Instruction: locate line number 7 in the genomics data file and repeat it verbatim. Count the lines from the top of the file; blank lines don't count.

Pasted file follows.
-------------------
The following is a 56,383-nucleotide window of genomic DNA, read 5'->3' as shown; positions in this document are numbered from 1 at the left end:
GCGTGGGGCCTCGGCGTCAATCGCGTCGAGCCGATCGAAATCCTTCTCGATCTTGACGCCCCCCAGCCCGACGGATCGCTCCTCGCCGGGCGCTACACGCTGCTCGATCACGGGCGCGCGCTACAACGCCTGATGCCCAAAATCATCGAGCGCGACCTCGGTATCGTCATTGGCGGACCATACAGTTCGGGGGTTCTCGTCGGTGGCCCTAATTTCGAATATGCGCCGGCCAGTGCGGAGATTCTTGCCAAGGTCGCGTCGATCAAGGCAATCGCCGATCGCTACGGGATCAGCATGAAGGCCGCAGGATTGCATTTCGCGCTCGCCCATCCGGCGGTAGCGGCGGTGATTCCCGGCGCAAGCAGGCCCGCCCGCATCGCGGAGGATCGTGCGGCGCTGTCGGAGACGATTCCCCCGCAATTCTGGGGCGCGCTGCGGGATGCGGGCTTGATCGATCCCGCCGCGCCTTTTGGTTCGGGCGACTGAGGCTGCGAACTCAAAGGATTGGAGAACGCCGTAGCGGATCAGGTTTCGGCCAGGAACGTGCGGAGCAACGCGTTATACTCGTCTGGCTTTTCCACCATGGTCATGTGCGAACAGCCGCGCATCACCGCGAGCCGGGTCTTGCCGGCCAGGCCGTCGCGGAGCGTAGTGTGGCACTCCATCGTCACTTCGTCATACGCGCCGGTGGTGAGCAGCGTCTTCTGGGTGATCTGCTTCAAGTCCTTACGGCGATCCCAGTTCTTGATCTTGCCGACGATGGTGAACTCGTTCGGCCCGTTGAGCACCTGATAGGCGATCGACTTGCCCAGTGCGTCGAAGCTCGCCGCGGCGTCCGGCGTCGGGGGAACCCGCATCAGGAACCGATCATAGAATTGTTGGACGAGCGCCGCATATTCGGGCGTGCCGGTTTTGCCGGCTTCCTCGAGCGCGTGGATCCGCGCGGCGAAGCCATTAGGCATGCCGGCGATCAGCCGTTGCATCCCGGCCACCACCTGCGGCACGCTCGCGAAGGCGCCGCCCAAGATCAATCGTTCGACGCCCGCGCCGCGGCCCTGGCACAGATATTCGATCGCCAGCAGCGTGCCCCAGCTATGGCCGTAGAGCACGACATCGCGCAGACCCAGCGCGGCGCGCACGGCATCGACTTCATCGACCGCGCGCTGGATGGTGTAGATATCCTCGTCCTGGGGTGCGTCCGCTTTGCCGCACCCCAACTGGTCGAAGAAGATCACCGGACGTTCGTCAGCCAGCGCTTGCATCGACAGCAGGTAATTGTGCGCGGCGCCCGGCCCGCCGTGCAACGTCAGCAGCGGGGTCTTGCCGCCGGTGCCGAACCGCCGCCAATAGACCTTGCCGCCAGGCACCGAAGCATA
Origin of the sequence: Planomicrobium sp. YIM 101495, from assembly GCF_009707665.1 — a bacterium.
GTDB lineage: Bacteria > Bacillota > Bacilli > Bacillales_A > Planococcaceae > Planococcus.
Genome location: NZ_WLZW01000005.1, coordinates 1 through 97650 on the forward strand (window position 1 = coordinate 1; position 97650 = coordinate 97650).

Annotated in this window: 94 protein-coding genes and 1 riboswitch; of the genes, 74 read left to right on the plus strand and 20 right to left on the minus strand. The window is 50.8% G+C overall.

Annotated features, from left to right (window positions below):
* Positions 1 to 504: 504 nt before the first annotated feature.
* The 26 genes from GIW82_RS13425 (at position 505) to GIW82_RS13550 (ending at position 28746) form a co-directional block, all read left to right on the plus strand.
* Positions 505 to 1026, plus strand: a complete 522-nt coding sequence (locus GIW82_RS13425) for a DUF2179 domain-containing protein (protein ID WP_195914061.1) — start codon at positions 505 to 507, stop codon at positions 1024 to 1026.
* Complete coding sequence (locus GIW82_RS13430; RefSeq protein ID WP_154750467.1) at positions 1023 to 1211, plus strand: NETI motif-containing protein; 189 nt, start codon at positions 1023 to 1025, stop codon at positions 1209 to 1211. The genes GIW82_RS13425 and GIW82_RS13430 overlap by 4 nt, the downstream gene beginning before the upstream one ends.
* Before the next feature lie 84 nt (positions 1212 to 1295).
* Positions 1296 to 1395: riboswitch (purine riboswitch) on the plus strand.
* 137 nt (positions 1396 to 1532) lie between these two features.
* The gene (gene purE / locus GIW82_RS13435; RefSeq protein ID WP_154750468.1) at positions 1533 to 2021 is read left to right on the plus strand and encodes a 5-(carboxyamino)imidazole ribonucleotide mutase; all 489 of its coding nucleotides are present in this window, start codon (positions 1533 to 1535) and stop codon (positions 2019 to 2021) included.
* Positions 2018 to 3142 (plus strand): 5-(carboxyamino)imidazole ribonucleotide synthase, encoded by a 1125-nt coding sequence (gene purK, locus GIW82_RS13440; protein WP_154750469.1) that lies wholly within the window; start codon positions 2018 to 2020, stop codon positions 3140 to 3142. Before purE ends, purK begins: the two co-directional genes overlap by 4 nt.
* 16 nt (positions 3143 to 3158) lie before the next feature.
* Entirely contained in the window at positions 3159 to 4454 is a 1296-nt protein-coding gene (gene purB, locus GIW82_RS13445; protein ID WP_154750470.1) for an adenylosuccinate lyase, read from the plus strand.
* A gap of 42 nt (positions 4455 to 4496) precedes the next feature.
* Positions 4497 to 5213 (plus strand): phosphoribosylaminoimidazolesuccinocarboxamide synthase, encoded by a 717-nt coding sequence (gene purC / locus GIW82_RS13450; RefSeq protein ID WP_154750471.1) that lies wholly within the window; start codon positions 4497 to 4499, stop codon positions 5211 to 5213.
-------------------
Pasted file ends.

Annotated features, from left to right (window positions below):